On a day that was no day in particular, besides a Wednesday, I received an excited, verging on frantic, call from my friend Nadja.

“Hey, do you want to go see Kristyn and Dustin renew their vows wearing nothing but cutlery?”

“What? Yes. What?”

“These are all things that are happening right now.”

“When?”  I was beat or two out of sync in the conversation, thrown off by the general context.  

“Now.  In thirty minutes. I’m going over right now to help her get in her ‘gown’.”  

What I didn’t realizing at the time was that I was being ushered into the Greatest International Scavenger Hunt the World Has Ever Seen (GISHWHES).  No. This is not a hyperbolic acronym that I created. Though, kudos to you for recognizing that as something I would definitely do.  It’s better.  It’s an actual thing.  What I became witness to was item number 31 on a two hundred item list of incredible deeds (many with a charitable angle) and projects (mostly including a heavy arts and crafts component) to be accomplished over the course of one week.  

Number 31:  ”Get married.  If you’re married, renew your vows.  For this ceremony the couple must be adorned in the seasons hottest, most stunning and elegant kitchenware…make sure your event is well attended…The officiant must be a ship’s captain.”  Kristyn and Dustin rose to the challenge with all the enthusiasm that wedded bliss should conjure. By standers (and their pets) joined in the merriment. The air buzzed with enthusiasm and the vibrations were contagious.  Even though half the people in attendance had no idea what or why this was happening; they just wanted to be apart of it.  That’s part of the grand scheme of GISHWHES.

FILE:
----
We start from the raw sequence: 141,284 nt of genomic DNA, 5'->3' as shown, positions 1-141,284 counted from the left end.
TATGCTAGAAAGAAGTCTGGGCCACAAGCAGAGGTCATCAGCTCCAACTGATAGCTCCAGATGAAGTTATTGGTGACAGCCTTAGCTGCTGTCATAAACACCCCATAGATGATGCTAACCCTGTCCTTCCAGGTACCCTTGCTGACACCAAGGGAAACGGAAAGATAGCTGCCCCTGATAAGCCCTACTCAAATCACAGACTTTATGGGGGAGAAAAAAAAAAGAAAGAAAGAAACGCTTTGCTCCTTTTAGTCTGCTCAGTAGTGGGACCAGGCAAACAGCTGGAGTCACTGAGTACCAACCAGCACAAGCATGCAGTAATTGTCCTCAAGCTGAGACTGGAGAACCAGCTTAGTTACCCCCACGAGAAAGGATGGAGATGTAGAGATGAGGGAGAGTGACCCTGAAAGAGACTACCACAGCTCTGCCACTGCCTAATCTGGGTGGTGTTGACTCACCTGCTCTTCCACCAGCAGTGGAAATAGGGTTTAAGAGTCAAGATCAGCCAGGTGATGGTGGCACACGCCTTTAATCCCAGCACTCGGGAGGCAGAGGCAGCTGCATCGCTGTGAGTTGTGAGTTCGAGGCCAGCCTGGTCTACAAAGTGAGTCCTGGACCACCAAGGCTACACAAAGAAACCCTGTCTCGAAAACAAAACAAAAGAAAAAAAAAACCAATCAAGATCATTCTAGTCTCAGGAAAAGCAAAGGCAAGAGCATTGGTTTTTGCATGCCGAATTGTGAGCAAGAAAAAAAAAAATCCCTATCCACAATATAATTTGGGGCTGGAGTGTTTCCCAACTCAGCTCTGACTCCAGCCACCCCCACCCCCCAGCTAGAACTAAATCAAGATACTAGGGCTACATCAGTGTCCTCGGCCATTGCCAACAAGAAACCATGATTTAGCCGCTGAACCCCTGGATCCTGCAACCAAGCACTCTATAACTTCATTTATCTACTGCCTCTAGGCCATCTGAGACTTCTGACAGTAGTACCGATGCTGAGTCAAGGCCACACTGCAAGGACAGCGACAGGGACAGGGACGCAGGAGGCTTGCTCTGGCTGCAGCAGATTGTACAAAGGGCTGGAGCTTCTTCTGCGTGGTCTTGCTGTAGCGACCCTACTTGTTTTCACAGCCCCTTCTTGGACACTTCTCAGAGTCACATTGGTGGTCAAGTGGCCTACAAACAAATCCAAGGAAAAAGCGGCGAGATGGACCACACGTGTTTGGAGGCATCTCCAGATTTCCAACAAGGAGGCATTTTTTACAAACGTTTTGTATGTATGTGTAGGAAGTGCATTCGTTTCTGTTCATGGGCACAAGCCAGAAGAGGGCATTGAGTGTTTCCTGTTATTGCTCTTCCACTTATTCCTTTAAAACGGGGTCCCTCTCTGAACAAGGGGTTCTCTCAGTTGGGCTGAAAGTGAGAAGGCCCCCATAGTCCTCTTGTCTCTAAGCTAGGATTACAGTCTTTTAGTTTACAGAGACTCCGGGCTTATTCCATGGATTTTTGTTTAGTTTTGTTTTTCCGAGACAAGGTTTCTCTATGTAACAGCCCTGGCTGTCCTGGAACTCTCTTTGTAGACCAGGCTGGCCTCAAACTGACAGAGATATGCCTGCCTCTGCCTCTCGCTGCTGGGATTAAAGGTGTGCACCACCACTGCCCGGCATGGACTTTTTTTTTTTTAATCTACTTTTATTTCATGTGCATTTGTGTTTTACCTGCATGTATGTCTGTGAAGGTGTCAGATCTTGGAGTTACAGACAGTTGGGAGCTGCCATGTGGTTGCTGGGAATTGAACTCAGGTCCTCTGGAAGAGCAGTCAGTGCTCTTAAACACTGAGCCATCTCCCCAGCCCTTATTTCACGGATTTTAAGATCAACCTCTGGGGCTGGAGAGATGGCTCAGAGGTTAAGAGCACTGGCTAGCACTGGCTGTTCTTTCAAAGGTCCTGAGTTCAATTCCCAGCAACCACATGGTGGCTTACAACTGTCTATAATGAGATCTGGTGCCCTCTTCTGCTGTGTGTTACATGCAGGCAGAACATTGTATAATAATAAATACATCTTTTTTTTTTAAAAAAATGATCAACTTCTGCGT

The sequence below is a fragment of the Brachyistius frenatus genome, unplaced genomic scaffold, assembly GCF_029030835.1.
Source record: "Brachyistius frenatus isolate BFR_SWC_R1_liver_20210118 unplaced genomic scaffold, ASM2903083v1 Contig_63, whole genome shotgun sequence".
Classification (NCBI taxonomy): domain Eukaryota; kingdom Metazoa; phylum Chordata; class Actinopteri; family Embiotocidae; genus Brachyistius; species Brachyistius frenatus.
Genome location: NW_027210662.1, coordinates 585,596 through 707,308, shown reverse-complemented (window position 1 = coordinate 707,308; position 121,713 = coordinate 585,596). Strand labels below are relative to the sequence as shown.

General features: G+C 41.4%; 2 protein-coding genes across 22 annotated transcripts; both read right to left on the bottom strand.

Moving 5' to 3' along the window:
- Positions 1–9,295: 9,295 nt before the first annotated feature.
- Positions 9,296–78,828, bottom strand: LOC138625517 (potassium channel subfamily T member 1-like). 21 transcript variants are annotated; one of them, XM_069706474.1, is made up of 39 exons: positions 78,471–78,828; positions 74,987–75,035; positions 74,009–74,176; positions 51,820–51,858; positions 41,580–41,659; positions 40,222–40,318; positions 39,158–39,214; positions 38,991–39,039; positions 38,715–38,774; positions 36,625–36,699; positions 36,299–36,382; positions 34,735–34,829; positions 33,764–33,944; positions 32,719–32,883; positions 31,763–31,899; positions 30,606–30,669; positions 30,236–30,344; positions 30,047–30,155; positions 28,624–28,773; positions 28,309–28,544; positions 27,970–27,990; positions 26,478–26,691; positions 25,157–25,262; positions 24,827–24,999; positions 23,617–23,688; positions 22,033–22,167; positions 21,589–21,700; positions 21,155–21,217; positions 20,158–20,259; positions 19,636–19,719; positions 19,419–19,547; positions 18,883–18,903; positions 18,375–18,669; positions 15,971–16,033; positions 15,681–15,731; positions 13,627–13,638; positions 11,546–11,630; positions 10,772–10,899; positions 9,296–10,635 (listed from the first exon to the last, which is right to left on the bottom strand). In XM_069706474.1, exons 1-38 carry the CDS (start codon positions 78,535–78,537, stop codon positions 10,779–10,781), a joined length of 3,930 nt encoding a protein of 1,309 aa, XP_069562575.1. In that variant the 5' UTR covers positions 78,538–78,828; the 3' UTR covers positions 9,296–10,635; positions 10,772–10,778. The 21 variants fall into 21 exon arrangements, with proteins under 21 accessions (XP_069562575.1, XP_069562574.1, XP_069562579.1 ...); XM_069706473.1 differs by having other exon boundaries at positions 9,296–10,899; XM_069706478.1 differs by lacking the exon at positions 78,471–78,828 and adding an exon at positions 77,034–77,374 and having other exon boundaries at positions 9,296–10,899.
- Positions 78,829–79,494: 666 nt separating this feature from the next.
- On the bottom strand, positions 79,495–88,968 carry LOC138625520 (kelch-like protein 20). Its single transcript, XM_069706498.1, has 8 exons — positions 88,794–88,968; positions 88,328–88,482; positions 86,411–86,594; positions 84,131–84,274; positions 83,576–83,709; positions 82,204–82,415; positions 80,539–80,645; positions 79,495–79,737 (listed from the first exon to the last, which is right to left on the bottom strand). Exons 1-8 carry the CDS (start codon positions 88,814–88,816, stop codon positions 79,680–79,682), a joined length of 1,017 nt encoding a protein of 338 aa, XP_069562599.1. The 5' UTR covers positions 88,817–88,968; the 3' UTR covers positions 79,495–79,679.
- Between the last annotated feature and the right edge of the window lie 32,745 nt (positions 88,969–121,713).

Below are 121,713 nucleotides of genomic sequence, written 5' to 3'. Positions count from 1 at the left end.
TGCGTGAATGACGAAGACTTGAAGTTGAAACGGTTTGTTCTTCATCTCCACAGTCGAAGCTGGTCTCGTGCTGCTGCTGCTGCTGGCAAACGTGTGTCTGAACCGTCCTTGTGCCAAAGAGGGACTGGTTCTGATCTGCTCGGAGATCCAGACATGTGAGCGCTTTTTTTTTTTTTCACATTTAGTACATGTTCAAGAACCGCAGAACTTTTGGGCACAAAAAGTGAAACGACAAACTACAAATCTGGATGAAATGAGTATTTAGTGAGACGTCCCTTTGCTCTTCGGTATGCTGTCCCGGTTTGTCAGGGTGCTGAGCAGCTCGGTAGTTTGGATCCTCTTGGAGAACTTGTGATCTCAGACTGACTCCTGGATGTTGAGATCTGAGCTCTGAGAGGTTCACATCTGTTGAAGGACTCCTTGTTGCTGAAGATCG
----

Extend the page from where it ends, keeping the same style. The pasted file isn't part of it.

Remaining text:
GISHWHES describes itself as

a “game” where we present the players from all over the planet a long list of items to accomplish. Then people collectively in their respective teams divvy up and pursue these items, making incredible crazy art, performing wild things in public, and partaking in heart-warming community service projects. They receive “points” for every item they accomplish.”

However, the list doesn’t limit itself to ridiculous high jinx, but also opens itself to make a difference in someone’s day or entire life.  A couple of my favorites from this year’s list included getting CPR certified and another was to do an activity in remembrance of a loved one that has passed or do an activity with a loved that you’ve been meaning to do, but keep postponing.   GISHWHES goes on to say: 

“Many of the participants claimed it was a life-changing experience that either pulled them out of their shell and completely changed their lives, or drove them insane.

Previous years’ items have ranged from “random kindness items” like “Take a picture of you hugging a War Veteran” or “…giving coats to a homeless shelter” to sublime items like “Take a picture of a stormtrooper cleaning a pool next to a sunbather” or “create a 2-foot tall seagull made entirely from sanitary napkins.” Whichever team receives the most points by scavenging the most items (quality counts!), will win an all-expense-paid trip to somewhere incredible.”

It’s so easy to get stuck in the monotony of life – the daily routine.  GISHWHES shakes it all up and just for the hell of it, because we occasionally need to forget responsibility and deadlines and embrace the five year-old that’s still there… if we’ll only let him/her come out play.  I think one participant put it best when she said,

GISHWHES reawakened the part of me that finger painted as a child and laughed at my messes. I cannot remember the last time I felt this inspired and joyful.” -Jennifer Archer